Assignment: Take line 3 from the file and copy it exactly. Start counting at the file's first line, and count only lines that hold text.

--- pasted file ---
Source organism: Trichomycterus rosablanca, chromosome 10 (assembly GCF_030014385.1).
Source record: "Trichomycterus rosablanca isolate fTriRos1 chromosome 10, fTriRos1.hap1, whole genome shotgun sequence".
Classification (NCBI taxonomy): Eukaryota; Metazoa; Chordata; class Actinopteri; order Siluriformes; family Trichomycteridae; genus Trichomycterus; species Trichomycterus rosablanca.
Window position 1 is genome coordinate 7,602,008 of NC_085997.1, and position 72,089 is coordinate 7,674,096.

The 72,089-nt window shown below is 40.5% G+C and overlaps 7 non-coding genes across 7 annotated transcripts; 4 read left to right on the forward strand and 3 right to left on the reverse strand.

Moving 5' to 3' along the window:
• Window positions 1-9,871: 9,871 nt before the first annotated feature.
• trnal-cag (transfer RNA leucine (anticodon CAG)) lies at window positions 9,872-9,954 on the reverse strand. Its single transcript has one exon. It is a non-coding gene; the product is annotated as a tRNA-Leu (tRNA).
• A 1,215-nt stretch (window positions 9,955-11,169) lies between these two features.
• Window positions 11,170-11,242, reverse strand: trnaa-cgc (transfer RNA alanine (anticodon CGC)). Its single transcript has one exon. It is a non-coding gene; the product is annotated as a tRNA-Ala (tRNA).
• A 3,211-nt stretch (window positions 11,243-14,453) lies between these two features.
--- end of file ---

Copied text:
Classification (NCBI taxonomy): Eukaryota; Metazoa; Chordata; class Actinopteri; order Siluriformes; family Trichomycteridae; genus Trichomycterus; species Trichomycterus rosablanca.